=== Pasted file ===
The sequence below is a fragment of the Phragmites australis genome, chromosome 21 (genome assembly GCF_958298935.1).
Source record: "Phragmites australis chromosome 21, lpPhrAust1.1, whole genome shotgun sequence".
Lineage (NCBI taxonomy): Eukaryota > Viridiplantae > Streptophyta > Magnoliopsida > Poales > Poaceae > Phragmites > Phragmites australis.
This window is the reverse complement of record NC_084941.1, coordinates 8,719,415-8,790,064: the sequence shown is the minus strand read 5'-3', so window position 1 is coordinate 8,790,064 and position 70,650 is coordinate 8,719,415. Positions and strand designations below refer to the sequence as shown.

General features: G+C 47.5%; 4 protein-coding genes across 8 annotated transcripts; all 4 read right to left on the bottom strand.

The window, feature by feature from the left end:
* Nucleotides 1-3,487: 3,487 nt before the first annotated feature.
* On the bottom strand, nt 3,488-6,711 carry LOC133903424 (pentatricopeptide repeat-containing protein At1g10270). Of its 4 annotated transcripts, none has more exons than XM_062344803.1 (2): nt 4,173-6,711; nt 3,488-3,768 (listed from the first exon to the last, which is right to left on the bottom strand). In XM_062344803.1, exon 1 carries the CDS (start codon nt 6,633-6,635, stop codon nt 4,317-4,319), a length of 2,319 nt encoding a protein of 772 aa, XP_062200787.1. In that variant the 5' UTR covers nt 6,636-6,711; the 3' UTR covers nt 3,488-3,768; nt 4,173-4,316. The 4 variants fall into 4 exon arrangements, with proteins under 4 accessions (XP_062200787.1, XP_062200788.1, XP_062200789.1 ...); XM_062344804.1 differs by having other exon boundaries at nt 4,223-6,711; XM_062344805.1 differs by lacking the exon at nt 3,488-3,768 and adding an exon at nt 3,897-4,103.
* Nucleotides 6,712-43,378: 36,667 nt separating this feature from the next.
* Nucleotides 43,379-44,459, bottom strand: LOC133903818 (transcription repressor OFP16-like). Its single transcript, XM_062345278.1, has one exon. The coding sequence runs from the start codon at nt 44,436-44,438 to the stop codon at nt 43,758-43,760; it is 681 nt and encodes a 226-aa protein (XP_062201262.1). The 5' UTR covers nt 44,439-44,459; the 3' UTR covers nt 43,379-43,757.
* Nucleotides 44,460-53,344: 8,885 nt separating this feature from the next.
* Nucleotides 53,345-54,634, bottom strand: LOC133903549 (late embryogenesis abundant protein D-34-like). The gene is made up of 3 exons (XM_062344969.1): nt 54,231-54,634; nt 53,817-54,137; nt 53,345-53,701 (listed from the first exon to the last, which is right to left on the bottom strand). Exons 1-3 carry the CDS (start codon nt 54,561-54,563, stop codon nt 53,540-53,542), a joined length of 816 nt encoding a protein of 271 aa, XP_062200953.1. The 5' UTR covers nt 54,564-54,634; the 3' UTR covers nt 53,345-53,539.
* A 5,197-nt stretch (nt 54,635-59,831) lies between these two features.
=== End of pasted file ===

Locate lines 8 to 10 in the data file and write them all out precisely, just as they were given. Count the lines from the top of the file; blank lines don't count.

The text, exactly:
* On the bottom strand, nt 3,488-6,711 carry LOC133903424 (pentatricopeptide repeat-containing protein At1g10270). Of its 4 annotated transcripts, none has more exons than XM_062344803.1 (2): nt 4,173-6,711; nt 3,488-3,768 (listed from the first exon to the last, which is right to left on the bottom strand). In XM_062344803.1, exon 1 carries the CDS (start codon nt 6,633-6,635, stop codon nt 4,317-4,319), a length of 2,319 nt encoding a protein of 772 aa, XP_062200787.1. In that variant the 5' UTR covers nt 6,636-6,711; the 3' UTR covers nt 3,488-3,768; nt 4,173-4,316. The 4 variants fall into 4 exon arrangements, with proteins under 4 accessions (XP_062200787.1, XP_062200788.1, XP_062200789.1 ...); XM_062344804.1 differs by having other exon boundaries at nt 4,223-6,711; XM_062344805.1 differs by lacking the exon at nt 3,488-3,768 and adding an exon at nt 3,897-4,103.
* Nucleotides 6,712-43,378: 36,667 nt separating this feature from the next.
* Nucleotides 43,379-44,459, bottom strand: LOC133903818 (transcription repressor OFP16-like). Its single transcript, XM_062345278.1, has one exon. The coding sequence runs from the start codon at nt 44,436-44,438 to the stop codon at nt 43,758-43,760; it is 681 nt and encodes a 226-aa protein (XP_062201262.1). The 5' UTR covers nt 44,439-44,459; the 3' UTR covers nt 43,379-43,757.